With a balanced fertilizer like 19-19-19, it’s best to apply a new round every 8 to 10 weeks. This gives plants a steady supply of minerals so they can grow at an even pace. Fertilize your lawn until mid-fall, and avoid fertilizing over the winter months to prevent unused minerals from sitting in the soil and burning plant roots.
How much 19-19-19 fertilizer should you use?
Fertilizer application is based on how much nitrogen should be applied per square foot. So you should use 5.26 pounds of 19-19-19 fertilizer per 1,000 square feet. Always check the manufacturer’s label to ensure you apply the fertilizer at the appropriate rate. Underapplying can deprive plants of the minerals they need to survive, but over-applying can burn them — and it’s a waste of time and money to boot.
What are the different types of 19-19-19 fertilizer?
Fertilizers have come a long way in the past few decades. There’s more than one type of 19-19-19 fertilizer to choose from, and trying to figure out which one is the best one to use can be confusing, especially if you’re a first-time homeowner just trying to make sense of it all. So, to help you make the right choice for your lawn and garden, take a look at the four most-used types of 19-19-19 fertilizer and how they should be applied.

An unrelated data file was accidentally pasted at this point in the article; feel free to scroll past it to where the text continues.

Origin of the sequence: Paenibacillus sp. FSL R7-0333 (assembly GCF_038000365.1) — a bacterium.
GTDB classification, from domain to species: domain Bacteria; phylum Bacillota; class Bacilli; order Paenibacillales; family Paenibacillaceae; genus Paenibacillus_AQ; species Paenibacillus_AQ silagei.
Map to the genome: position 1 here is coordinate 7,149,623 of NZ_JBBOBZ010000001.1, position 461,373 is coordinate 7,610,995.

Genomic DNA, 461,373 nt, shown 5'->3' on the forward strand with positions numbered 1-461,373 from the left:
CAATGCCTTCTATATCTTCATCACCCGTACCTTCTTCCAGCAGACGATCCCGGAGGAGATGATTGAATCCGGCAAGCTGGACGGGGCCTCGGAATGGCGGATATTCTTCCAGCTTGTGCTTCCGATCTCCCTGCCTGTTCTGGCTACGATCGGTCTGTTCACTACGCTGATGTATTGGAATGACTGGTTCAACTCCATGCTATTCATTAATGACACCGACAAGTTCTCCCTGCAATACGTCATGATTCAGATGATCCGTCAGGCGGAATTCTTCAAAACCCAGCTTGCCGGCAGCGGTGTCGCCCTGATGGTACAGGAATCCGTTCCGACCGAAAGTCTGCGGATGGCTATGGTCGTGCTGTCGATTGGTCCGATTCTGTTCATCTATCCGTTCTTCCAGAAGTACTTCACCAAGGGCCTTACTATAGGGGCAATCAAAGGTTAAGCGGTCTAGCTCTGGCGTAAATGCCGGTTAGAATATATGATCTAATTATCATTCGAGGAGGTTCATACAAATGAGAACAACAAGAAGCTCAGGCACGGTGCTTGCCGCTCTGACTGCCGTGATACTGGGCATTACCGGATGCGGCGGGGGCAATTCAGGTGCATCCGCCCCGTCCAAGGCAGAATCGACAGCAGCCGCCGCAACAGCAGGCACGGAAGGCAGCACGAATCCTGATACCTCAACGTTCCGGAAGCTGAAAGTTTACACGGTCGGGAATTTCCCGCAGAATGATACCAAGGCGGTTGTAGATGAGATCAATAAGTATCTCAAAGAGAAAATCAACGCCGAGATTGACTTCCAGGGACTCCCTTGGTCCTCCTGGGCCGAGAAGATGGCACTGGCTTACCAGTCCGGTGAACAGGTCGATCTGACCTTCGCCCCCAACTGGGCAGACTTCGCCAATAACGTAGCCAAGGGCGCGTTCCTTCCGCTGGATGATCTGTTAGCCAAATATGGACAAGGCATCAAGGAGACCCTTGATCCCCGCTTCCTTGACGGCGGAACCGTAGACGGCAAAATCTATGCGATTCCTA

Powder fertilizers are a longtime favorite because they’re just as easy to use as they are to find. Plus, they’re inexpensive, and that’s always a good thing. Apply powder fertilizers to dry foliage, to prevent it from sticking to the leaves and burning the plant. Be sure to water the plants well after fertilizing to activate the nutrients. Powder 19-19-19 fertilizer is relatively short-lived, so it should be reapplied every 6 to 10 weeks or so. But its fast-acting nature makes it a good choice for sickly lawns that need immediate care. If your lawn is looking sparse and developing bare patches, powder fertilizer can help you combat the problem quickly.
With liquid concentrate, all you have to do is spray it and forget it. This fertilizer dilution starts working the second it hits the soil, where plants can soak it up fast and keep growing without skipping a beat. Like powder fertilizers, liquid concentrates are fast-acting, so they do need to be reapplied regularly. But because you don’t have to water after applying it, you can skip a step and save yourself some time.